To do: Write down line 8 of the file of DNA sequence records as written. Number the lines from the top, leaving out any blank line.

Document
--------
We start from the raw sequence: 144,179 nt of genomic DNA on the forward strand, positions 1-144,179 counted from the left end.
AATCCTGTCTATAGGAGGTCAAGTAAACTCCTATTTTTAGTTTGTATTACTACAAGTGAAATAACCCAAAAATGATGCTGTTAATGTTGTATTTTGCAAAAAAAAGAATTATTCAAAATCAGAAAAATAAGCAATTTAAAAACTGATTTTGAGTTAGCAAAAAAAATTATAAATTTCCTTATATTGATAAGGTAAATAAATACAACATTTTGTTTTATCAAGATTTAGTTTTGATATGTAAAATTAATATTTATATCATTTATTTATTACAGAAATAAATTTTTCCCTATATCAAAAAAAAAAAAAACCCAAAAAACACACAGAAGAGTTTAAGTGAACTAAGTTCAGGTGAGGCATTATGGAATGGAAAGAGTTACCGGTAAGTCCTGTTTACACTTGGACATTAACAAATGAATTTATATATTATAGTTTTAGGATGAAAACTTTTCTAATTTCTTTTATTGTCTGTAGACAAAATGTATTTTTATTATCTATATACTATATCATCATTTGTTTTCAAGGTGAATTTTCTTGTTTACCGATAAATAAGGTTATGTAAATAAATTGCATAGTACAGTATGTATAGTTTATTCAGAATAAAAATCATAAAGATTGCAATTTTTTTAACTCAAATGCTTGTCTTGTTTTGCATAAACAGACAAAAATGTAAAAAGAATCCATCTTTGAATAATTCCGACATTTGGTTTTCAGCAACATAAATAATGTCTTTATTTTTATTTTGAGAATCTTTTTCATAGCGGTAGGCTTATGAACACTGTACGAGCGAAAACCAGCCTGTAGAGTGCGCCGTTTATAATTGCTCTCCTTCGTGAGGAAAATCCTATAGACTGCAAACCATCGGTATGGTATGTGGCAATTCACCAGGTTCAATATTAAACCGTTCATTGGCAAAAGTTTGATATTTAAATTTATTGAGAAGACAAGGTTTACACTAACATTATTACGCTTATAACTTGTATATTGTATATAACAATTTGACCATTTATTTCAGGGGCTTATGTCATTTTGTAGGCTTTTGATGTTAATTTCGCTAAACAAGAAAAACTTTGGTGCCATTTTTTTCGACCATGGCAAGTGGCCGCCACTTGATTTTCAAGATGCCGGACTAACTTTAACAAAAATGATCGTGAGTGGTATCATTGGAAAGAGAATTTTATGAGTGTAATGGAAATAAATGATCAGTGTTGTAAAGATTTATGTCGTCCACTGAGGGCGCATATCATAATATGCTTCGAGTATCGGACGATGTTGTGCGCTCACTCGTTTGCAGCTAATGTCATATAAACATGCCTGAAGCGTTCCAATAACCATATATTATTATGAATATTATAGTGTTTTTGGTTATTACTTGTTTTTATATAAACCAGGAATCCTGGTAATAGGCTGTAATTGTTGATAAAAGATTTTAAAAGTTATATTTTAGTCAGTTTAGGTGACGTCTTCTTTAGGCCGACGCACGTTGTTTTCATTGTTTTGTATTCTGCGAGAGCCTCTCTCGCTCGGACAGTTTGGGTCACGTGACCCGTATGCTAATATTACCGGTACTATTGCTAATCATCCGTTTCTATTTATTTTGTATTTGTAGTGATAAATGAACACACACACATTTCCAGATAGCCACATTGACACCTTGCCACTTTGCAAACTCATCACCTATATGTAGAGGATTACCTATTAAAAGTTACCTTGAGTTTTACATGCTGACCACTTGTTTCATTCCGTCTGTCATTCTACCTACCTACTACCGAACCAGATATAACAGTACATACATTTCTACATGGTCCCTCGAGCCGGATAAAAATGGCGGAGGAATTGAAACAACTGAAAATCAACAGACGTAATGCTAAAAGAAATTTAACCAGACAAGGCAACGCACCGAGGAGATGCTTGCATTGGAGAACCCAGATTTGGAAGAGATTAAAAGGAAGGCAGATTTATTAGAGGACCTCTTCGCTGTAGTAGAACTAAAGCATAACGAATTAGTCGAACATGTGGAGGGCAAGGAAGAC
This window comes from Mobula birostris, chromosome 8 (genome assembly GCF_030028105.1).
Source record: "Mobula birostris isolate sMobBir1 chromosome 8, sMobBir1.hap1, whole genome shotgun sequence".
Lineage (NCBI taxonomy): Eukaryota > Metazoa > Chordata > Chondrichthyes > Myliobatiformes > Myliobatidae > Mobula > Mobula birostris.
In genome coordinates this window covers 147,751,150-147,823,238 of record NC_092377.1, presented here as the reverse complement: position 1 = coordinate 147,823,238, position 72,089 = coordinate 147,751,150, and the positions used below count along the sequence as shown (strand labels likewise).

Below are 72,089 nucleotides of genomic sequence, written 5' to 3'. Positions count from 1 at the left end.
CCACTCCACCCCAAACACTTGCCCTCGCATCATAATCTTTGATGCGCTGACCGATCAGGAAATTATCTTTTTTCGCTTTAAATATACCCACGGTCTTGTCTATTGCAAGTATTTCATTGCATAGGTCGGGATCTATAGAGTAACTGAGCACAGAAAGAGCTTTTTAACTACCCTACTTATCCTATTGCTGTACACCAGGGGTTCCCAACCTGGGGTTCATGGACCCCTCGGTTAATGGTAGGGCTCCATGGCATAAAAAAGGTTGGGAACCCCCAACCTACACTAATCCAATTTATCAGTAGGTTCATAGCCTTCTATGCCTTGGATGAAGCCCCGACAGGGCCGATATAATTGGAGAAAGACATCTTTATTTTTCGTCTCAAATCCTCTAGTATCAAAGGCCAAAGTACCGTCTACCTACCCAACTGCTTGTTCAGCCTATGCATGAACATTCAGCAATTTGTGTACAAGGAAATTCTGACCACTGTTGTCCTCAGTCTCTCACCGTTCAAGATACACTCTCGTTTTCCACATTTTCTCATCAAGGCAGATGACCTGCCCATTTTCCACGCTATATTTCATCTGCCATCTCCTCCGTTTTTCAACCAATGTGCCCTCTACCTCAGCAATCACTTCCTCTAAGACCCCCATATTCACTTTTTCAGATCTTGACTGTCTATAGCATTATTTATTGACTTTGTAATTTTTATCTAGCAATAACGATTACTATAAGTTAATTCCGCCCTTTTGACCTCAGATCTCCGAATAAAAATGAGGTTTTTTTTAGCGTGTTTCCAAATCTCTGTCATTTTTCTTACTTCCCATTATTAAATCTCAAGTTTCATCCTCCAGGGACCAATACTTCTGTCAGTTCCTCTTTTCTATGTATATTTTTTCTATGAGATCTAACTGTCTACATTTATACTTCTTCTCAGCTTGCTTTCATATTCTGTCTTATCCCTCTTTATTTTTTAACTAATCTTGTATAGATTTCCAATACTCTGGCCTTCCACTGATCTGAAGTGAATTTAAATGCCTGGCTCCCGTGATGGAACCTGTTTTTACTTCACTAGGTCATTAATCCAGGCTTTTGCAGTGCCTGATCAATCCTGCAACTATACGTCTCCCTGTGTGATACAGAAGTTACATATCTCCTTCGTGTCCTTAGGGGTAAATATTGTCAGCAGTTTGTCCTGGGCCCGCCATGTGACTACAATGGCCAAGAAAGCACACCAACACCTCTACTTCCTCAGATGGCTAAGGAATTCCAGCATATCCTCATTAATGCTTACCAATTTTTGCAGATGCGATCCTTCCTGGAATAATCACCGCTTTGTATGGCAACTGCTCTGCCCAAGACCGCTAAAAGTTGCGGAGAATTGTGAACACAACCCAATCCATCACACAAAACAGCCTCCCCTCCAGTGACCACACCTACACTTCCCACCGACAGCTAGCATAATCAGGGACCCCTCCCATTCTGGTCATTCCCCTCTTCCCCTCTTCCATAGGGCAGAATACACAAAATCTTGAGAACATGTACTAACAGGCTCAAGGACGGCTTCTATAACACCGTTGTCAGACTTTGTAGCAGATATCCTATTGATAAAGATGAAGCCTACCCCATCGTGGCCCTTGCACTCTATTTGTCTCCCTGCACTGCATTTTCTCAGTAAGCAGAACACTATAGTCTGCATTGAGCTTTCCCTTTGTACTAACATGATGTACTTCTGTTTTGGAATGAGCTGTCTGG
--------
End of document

CCACTCCACCCCAAACACTTGCCCTCGCATCATAATCTTTGATGCGCTGACCGATCAGGAAATTATCTTTTTTCGCTTTAAATATACCCACGGTCTTGTCTATTGCAAGTATTTCATTGCATAGGTCGGGATCTATAGAGTAACTGAGCACAGAAAGAGCTTTTTAACTACCCTACTTATCCTATTGCTGTACACCAGGGGTTCCCAACCTGGGGTTCATGGACCCCTCGGTTAATGGTAGGGCTCCATGGCATAAAAAAGGTTGGGAACCCCCAACCTACACTAATCCAATTTATCAGTAGGTTCATAGCCTTCTATGCCTTGGATGAAGCCCCGACAGGGCCGATATAATTGGAGAAAGACATCTTTATTTTTCGTCTCAAATCCTCTAGTATCAAAGGCCAAAGTACCGTCTACCTACCCAACTGCTTGTTCAGCCTATGCATGAACATTCAGCAATTTGTGTACAAGGAAATTCTGACCACTGTTGTCCTCAGTCTCTCACCGTTCAAGATACACTCTCGTTTTCCACATTTTCTCATCAAGGCAGATGACCTGCCCATTTTCCACGCTATATTTCATCTGCCATCTCCTCCGTTTTTCAACCAATGTGCCCTCTACCTCAGCAATCACTTCCTCTAAGACCCCCATATTCACTTTTTCAGATCTTGACTGTCTATAGCATTATTTATTGACTTTGTAATTTTTATCTAGCAATAACGATTACTATAAGTTAATTCCGCCCTTTTGACCTCAGATCTCCGAATAAAAATGAGGTTTTTTTTAGCGTGTTTCCAAATCTCTGTCATTTTTCTTACTTCCCATTATTAAATCTCAAGTTTCATCCTCCAGGGACCAATACTTCTGTCAGTTCCTCTTTTCTATGTATATTTTTTCTATGAGATCTAACTGTCTACATTTATACTTCTTCTCAGCTTGCTTTCATATTCTGTCTTATCCCTCTTTATTTTTTAACTAATCTTGTATAGATTTCCAATACTCTGGCCTTCCACTGATCTGAAGTGAATTTAAATGCCTGGCTCCCGTGATGGAACCTGTTTTTACTTCACTAGGTCATTAATCCAGGCTTTTGCAGTGCCTGATCAATCCTGCAACTATACGTCTCCCTGTGTGATACAGAAGTTACATATCTCCTTCGTGTCCTTAGGGGTAAATATTGTCAGCAGTTTGTCCTGGGCCCGCCATGTGACTACAATGGCCAAGAAAGCACACCAACACCTCTACTTCCTCAGATGGCTAAGGAATTCCAGCATATCCTCATTAATGCTTACCAATTTTTGCAGATGCGATCCTTCCTGGAATAATCACCGCTTTGTATGGCAACTGCTCTGCCCAAGACCGCTAAAAGTTGCGGAGAATTGTGAACACAACCCAATCCATCACACAAAACAGCCTCCCCTCCAGTGACCACACCTACACTTCCCACCGACAGCTAGCATAATCAGGGACCCCTCCCATTCTGGTCATTCCCCTCTTCCCCTCTTCCATAGGGCAGAATACACAAAATCTTGAGAACATGTACTAACAGGCTCAAGGACGGCTTCTATAACACCGTTGTCAGACTTTGTAGCAGATATCCTATTGATAAAGATGAAGCCTACCCCATCGTGGCCCTTGCACTCTATTTGTCTCCCTGCACTGCATTTTCTCAGTAAGCAGAACACTATAGTCTGCATTGAGCTTTCCCTTTGTACTAACATGATGTACTTCTGTTTTGGAATGAGCTGTCTGG